Effective Online Course Design: A Catalyst to Direct Learning

Effective Online Course Design: A Catalyst to Direct Learning

Directing the learning process in an online format can challenge even the most experienced online instructor. Asynchronous formats, limited teacher-learner interaction, misalignment of expectations are only a few obstacles instructors navigate as they strive to direct learning in an online course.

This presentation will not provide all the answers to the online teaching challenges, but it will provide course design examples that apply choice architecture (Thaler & Sunstein, 2008) using Canvas tools. In this session you will learn how to effectively direct the learning process by improving learner decision making using:

  1. Pre-reading and Post-reading Learning Outcome Surveys
  2. Muddiest Point Group Discussions
  3. Exam Wrappers

Carefully constructed learning environments can nudge learners towards self-evaluation and reflection of one's own knowledge and effort resulting in higher levels of metacognition.

About the presenter

Gloria Preece, Ph.D., M.B.A.
Assistant Dean, Director of MBA and MPM Programs, and Assistant Professor of Personal Financial Planning and Marketing
School of Business
IU Kokomo

Excited about innovating practice and sound pedagogical methods, Gloria Preece has a strong teaching agenda. Her teaching approach focuses on course design utilizing choice architecture to improve student academic behaviors. As an Assistant Professor in Personal Financial Planning and Marketing for the School of Business at Indiana University Kokomo, she teaches marketing courses both online and in person and has been instrumental in the development of a first-year seminar course that contributed to a significant increase in persistence towards degree completion.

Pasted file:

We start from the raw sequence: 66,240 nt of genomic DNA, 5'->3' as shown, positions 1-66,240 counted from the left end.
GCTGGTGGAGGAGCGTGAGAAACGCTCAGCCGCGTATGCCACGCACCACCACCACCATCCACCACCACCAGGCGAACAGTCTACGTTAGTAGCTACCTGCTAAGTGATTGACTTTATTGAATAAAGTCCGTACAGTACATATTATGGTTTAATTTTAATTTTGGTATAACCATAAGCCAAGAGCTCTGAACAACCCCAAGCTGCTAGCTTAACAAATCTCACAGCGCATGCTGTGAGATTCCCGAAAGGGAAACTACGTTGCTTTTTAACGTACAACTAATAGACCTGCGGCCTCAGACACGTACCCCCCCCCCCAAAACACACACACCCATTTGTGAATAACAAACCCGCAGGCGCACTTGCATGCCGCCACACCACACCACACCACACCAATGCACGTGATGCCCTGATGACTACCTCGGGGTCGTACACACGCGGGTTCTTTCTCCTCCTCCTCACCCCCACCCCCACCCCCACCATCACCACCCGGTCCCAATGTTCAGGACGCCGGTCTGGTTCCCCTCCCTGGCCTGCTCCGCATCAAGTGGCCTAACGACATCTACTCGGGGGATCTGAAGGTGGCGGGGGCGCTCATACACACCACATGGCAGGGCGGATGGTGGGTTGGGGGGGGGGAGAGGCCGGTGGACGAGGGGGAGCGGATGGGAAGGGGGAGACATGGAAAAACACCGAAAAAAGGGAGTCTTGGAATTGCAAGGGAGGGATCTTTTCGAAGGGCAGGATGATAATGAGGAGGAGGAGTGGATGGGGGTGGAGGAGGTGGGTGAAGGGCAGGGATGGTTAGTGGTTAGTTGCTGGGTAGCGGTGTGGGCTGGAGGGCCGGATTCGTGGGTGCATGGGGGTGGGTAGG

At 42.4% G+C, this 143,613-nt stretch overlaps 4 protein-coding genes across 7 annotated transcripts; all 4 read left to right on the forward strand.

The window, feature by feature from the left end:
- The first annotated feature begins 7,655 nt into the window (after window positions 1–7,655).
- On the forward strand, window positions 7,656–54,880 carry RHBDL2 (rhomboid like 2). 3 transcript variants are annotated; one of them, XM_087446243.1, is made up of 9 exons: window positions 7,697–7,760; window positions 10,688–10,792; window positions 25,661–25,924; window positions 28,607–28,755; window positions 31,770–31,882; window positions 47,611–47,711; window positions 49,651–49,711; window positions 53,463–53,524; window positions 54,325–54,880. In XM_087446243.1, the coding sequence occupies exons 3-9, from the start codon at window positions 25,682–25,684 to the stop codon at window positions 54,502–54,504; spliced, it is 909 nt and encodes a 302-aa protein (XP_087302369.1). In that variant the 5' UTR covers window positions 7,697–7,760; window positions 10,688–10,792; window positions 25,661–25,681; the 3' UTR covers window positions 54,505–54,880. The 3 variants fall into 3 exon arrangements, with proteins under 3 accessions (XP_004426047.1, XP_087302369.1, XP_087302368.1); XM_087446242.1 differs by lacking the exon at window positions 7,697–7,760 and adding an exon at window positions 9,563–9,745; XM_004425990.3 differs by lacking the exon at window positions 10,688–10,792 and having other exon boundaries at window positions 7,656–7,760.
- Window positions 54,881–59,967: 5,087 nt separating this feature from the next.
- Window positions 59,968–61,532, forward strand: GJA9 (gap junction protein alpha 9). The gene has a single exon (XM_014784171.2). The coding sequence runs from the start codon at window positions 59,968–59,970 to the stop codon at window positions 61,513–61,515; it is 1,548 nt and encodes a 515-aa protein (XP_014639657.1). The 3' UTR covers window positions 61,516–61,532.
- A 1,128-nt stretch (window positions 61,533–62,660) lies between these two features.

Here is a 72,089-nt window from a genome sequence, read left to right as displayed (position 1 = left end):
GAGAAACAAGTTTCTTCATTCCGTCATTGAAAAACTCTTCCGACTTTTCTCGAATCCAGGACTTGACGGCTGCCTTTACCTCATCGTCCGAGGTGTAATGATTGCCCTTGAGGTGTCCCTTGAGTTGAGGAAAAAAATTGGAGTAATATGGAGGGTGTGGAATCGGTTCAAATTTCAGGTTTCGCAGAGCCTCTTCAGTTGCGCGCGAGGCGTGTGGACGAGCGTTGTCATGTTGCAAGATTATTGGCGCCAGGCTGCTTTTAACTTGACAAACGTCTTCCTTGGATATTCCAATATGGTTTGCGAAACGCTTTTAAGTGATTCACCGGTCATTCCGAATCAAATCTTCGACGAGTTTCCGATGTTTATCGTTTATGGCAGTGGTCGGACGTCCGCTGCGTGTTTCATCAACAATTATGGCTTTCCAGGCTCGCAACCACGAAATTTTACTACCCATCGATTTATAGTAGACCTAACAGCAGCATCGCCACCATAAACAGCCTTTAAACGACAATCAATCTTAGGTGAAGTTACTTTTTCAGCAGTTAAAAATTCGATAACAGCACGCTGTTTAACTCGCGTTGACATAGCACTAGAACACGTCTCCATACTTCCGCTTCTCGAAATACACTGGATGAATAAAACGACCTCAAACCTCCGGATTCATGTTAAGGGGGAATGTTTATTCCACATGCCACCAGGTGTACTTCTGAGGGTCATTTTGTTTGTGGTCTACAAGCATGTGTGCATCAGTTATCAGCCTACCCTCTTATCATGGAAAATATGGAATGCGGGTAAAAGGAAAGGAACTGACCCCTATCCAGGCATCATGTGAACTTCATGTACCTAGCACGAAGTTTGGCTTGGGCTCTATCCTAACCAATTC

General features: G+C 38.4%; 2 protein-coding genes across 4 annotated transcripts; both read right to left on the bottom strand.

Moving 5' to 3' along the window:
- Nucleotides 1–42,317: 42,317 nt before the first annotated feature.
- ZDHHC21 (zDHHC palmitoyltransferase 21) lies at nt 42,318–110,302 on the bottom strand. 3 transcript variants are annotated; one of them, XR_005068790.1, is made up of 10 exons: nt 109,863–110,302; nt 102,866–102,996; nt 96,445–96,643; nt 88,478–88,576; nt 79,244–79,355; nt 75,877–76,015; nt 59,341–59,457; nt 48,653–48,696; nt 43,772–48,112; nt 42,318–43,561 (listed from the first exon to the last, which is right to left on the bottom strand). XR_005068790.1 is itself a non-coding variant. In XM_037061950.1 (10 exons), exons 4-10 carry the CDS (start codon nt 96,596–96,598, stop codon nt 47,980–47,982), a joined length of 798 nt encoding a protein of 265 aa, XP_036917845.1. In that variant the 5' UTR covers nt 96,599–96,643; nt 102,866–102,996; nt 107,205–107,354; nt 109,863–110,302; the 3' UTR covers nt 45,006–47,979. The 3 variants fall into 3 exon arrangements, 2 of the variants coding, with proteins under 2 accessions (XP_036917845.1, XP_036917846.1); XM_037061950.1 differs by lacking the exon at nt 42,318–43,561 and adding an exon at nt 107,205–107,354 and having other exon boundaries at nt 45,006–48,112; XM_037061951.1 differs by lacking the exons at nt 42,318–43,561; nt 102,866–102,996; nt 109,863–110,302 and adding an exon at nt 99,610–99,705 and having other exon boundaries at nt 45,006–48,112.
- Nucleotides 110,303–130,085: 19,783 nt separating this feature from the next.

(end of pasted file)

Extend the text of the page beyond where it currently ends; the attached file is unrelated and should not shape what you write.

In addition to teaching, she serves as the school's Assistant Dean and Director for the MBA and MPM graduate programs. As an IUK alumna, she appreciates the opportunity to give back and is dedicated to improving the lives of first generation college students. Gloria earned her PhD in Personal Financial Planning from Kansas State University. Her research interests include how psychological characteristics and socio-economic factors impact financial behaviors, student financial well-being, and the use of debt to increase consumption. Gloria considers herself to be a lifelong learner with a wide scope of professional and personal interests, but she is most passionate about promoting student success and improving economic inequalities through education.